Hi Rebekah,
    Thanks for this post. It led me to actually listen to the podcast and move beyond the limited perspective I had received from the Sam Harris’ interview with Megan. It also led me to listen to the Contrapoints response, which was very helpful. I recognize the significant effort that goes into putting together a lengthy post like this. It was clearly a labor of love and you offer many good observations on how the podcast does not live up to the fair-handed intentions espoused by Megan. That said, some aspects of the post caught my attention for less noble reasons, so I want to offer what I hope is received as friendly, constructive criticism. I really don’t want to misrepresent you in any way, so if I have misunderstood something then please let me know.

    To start, I want to note that your many valid points are more likely to be summarily dismissed by readers who think that you are acting in bad faith – which I assume you don’t want. Your passion comes through loud and clear, but it appears to come with a serving of hyperbole and speculation which can be easily interpreted as a less severe version of the bad faith activism that the podcast is critiquing. To clarify what I’m referring to, some examples that caught my attention are:
    1. On the first page, you (drawing from Caelan) accuse Megan of selfishly using people as mere plot devices in her story, then go on to impugn her knowledge of how to counter bad ideas and equate it to what the rest of us figure out in kindergarten (more on this below – she may know more about this than you think).
    2. For Episode 1, you speculate that Megan was coached by the Free Press on what to say and then question her honesty about the “highly, highly” doubtful origins of the letter for which you’re “almost positive” you know the origins. The dot joining which you use to reach that speculation is reminiscent of conspiratorial thinking.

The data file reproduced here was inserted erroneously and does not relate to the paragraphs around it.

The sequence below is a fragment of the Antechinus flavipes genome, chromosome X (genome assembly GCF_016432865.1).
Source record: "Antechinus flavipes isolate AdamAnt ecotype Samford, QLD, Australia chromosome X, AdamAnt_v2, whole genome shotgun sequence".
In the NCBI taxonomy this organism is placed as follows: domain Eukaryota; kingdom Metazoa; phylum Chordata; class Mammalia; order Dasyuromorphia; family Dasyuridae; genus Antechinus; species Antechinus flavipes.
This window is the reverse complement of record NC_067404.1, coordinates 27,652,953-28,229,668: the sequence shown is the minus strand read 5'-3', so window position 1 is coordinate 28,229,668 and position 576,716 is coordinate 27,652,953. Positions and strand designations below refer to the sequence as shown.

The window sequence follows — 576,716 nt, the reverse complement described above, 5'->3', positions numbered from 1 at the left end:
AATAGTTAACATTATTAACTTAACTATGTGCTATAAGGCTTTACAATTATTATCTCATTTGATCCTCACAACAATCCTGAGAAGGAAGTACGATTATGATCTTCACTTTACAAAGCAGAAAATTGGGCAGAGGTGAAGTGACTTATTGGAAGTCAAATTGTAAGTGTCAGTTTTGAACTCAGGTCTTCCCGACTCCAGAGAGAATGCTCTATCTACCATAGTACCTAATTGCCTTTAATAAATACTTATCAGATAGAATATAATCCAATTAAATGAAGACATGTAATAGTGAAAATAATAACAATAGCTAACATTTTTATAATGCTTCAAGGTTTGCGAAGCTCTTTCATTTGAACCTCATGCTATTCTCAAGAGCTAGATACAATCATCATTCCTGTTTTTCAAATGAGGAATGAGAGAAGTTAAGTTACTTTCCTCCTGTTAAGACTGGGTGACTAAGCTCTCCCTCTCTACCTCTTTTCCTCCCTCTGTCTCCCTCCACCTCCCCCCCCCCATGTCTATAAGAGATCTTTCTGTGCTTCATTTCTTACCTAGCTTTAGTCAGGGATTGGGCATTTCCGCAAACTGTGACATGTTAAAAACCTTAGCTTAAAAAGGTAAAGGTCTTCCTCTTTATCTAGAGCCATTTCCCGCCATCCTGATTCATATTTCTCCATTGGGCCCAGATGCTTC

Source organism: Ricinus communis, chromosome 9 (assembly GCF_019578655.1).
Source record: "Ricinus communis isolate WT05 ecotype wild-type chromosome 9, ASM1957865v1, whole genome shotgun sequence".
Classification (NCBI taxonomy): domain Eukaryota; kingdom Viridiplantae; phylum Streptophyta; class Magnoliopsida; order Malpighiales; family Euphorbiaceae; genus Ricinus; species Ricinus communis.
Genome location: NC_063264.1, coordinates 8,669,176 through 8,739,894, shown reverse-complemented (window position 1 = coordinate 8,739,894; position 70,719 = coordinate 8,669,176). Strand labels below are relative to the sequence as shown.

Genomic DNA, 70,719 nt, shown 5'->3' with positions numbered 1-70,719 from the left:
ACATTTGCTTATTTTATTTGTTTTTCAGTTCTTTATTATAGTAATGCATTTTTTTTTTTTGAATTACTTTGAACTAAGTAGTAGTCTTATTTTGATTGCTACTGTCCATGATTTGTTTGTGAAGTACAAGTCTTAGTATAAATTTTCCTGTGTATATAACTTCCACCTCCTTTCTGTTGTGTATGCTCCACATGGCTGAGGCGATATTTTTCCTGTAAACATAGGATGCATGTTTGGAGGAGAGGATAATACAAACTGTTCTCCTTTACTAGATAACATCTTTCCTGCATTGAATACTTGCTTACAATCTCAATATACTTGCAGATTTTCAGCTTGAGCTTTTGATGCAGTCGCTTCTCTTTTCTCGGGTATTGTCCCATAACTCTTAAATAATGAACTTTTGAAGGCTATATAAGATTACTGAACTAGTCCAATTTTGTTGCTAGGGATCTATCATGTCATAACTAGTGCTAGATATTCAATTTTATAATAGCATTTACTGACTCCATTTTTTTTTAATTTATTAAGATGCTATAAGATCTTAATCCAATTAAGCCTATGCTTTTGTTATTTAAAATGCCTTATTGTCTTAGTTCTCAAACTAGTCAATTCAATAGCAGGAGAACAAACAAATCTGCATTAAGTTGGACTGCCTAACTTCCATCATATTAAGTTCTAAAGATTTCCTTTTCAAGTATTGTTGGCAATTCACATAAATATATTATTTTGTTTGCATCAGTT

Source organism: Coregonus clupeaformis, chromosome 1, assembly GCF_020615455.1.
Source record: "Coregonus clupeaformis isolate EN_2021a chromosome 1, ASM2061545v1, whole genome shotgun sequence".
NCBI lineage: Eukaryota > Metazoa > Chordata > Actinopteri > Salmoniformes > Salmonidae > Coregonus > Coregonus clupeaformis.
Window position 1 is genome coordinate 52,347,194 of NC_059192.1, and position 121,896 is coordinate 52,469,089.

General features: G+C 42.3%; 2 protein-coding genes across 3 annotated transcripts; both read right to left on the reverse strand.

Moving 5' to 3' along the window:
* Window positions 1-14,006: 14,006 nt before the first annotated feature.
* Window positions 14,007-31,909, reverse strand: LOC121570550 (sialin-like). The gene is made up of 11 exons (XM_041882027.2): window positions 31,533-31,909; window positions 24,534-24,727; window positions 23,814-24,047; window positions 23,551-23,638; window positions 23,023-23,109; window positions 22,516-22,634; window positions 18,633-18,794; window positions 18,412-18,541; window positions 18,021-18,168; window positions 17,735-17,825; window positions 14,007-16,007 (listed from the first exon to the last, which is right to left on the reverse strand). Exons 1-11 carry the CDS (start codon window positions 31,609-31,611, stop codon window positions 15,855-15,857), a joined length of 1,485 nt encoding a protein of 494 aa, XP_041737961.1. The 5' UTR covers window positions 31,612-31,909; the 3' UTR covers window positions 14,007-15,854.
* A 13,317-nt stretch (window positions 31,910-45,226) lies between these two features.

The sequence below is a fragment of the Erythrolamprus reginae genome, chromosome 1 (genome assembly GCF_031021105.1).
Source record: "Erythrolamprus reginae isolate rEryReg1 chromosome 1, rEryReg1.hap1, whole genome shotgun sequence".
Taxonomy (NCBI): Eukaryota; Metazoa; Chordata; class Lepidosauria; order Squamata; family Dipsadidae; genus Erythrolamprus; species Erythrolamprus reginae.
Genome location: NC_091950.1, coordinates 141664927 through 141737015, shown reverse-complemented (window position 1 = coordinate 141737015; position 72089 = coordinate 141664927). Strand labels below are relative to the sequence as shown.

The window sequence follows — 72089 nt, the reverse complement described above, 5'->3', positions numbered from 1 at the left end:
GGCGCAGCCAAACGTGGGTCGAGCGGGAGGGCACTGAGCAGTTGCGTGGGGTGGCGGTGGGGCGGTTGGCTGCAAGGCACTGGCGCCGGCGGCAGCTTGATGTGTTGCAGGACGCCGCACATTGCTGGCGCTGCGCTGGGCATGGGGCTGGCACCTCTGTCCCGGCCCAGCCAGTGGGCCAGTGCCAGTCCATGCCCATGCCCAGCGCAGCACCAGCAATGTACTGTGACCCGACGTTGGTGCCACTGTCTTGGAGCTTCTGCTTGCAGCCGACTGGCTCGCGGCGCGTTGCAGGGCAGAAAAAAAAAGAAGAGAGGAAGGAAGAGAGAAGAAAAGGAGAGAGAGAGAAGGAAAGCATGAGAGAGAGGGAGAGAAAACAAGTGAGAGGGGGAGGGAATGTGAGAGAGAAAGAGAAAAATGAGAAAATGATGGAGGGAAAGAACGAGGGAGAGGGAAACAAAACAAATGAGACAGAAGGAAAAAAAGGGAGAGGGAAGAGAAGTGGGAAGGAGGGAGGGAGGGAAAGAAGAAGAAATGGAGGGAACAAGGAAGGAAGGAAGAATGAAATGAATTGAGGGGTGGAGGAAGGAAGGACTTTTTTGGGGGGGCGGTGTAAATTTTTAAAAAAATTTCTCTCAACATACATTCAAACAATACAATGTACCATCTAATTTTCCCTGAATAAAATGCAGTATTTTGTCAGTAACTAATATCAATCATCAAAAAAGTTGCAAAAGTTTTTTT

3. For Episode 4, you reinterpret Rowling’s statement that biological women “require certain protections” into an assertion that trans women don’t need protections (I believe she acknowledged this need at some point), and interpret the discussion of Karen White instead of cis men’s crimes as evidence that “they’re not concerned about women’s safety” (rather than just the consequence of focused discussion), and take Goldberg citing the need for clear delineations as evidence that she “doesn’t care” “that trans people are fighting for their lives”. These do not read as fair and accurate interpretations. Beyond that, the listing of advertisers in this episode is, whether you intended it or not, going to be interpreted as an endorsement of “cancel culture” by virtue of being read as a suggestion to boycott them.
    4. On the last page you claim that they (presumably Megan and Rowling) prefer a world in which “trans people stay at the bottom if they are there at all“. Regardless of your intention, this reads as if you think they might actually want to eliminate trans people altogether.

    Again, you’ve made a lot of good points in this post, but I raise these observations because I assume you want those points to be received without being seen as misrepresenting people and acting in bad faith. Which leads me to my second critique…

    I may very well be wrong, but it also felt to me like you were not only criticizing Megan’s approach in the context of the podcast, but were also leaning toward skepticism of the open dialogue strategy in the context of social justice issues in general. I infer this from the observations above, in the quotes you select from Caelan, and in your handling of Megan’s response to Natalie’s “indirect bigotry”. Though Natalie’s video shows how antagonistic activism isn’t anything new (contrary to many claims), the mere presence of that behavior in past successful movements does not infer that it was necessary for their success.